Extended stay properties operate under several banners, brands and models, but all share the characteristic of offering guests accommodation for five days or more without the usual additional services of a full-service hotel. They generally fall into one of three categories:
• Apartment hotels or ‘aparthotels’;
• Serviced apartments
The concept of extended stay hotels dates back to 1974 when Marriott opened its first Residence Inn in the US. Since then the extended stay model has achieved strong growth in the US. The commonly-accepted definition of ‘extended stay’ in the US market is a hotel with selfcatering suites where guests stay for five days or more, but which usually does not offer the ancillary services such as bars, restaurants and porterage provided by fullservice hotels.
In the US today, 20 per cent of hotel stays are estimated to be five nights or longer – much of that accounted for by extended stay locations. Customers are mainly business travellers and include employment categories such as construction workers. The healthy growth in the extended stay sector has been driven by the geographical size of the US, and demand among travellers staying away from home for more ‘homely’ and value for money accommodation than the full-service hotel. The trends towards secondments and more flexible use of human capital have further strengthened demand. As the extended stay market has grown and become more sophisticated in the US, it has segmented into budget, mid-tier and upscale offerings.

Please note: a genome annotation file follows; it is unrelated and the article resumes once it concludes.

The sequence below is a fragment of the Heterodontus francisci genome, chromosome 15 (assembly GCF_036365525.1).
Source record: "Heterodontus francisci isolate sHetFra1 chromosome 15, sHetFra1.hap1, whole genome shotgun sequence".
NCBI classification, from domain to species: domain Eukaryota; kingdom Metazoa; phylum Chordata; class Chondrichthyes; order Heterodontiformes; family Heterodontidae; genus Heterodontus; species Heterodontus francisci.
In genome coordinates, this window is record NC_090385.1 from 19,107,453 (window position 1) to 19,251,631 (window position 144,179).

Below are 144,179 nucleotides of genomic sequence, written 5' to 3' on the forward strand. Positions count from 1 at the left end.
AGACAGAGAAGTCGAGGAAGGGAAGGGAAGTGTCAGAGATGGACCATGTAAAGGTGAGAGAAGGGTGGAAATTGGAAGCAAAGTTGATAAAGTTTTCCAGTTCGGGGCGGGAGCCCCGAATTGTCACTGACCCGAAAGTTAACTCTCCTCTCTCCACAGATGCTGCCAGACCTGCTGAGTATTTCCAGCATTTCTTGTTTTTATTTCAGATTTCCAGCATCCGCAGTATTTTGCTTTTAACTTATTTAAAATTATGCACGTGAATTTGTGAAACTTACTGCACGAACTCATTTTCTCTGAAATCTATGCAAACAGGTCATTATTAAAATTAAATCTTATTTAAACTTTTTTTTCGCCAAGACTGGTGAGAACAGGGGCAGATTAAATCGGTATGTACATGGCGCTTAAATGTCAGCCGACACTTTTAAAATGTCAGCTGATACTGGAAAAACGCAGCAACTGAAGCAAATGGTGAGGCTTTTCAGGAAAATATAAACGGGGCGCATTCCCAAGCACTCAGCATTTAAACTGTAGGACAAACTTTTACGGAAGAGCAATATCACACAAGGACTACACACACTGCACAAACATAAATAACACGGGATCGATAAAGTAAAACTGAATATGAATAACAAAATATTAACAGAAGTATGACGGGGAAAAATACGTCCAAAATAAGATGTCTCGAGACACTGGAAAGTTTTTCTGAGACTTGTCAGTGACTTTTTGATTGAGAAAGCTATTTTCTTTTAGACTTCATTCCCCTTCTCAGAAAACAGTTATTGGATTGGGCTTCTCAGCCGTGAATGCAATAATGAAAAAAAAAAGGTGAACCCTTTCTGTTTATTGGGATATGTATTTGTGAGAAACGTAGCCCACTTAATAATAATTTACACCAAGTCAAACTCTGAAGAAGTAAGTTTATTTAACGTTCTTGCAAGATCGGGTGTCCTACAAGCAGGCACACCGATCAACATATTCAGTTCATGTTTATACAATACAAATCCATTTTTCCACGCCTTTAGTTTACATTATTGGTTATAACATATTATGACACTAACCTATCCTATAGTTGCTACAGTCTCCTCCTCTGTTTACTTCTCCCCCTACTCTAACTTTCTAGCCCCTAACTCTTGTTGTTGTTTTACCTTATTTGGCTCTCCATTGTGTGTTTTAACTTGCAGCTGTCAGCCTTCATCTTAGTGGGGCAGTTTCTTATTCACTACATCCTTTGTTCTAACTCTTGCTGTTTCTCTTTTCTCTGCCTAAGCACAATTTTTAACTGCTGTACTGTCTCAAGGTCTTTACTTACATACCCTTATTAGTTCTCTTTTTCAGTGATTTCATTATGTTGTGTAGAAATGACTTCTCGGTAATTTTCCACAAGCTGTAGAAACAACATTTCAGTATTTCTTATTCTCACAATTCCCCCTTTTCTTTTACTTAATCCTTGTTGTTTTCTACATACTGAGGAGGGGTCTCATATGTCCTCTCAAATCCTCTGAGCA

When should you consider long-term studio suite accommodations?
- Working on an extended project away from home
- Going away on a budget vacation and still prefer to have a kitchen and access to laundry
- Remodeling or buying a home
- Relocating to a new job
- Visiting relatives
What can you look forward to at Extended Stay Hotels ?